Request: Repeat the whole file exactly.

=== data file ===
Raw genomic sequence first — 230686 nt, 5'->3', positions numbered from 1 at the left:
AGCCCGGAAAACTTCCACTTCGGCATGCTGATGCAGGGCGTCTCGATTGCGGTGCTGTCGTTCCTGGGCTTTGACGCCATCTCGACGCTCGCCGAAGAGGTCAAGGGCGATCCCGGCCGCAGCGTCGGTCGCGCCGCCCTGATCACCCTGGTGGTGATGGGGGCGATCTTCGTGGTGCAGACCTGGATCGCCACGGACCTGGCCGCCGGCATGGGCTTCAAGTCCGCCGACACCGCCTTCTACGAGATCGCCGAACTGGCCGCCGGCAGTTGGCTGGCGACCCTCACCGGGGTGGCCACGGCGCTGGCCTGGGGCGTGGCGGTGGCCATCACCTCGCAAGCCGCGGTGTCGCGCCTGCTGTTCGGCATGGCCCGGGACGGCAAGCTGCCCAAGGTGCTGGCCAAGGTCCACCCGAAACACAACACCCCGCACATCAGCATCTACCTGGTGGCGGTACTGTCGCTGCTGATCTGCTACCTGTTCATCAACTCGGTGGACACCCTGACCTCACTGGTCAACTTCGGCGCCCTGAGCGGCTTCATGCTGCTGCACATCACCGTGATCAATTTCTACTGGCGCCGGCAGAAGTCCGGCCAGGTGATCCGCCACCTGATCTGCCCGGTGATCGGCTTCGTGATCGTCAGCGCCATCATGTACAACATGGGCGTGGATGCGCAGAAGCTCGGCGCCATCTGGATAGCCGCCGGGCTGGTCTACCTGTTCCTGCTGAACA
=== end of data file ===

Raw genomic sequence first — 230686 nt, 5'->3', positions numbered from 1 at the left:
AGCCCGGAAAACTTCCACTTCGGCATGCTGATGCAGGGCGTCTCGATTGCGGTGCTGTCGTTCCTGGGCTTTGACGCCATCTCGACGCTCGCCGAAGAGGTCAAGGGCGATCCCGGCCGCAGCGTCGGTCGCGCCGCCCTGATCACCCTGGTGGTGATGGGGGCGATCTTCGTGGTGCAGACCTGGATCGCCACGGACCTGGCCGCCGGCATGGGCTTCAAGTCCGCCGACACCGCCTTCTACGAGATCGCCGAACTGGCCGCCGGCAGTTGGCTGGCGACCCTCACCGGGGTGGCCACGGCGCTGGCCTGGGGCGTGGCGGTGGCCATCACCTCGCAAGCCGCGGTGTCGCGCCTGCTGTTCGGCATGGCCCGGGACGGCAAGCTGCCCAAGGTGCTGGCCAAGGTCCACCCGAAACACAACACCCCGCACATCAGCATCTACCTGGTGGCGGTACTGTCGCTGCTGATCTGCTACCTGTTCATCAACTCGGTGGACACCCTGACCTCACTGGTCAACTTCGGCGCCCTGAGCGGCTTCATGCTGCTGCACATCACCGTGATCAATTTCTACTGGCGCCGGCAGAAGTCCGGCCAGGTGATCCGCCACCTGATCTGCCCGGTGATCGGCTTCGTGATCGTCAGCGCCATCATGTACAACATGGGCGTGGATGCGCAGAAGCTCGGCGCCATCTGGATAGCCGCCGGGCTGGTCTACCTGTTCCTGCTGAACA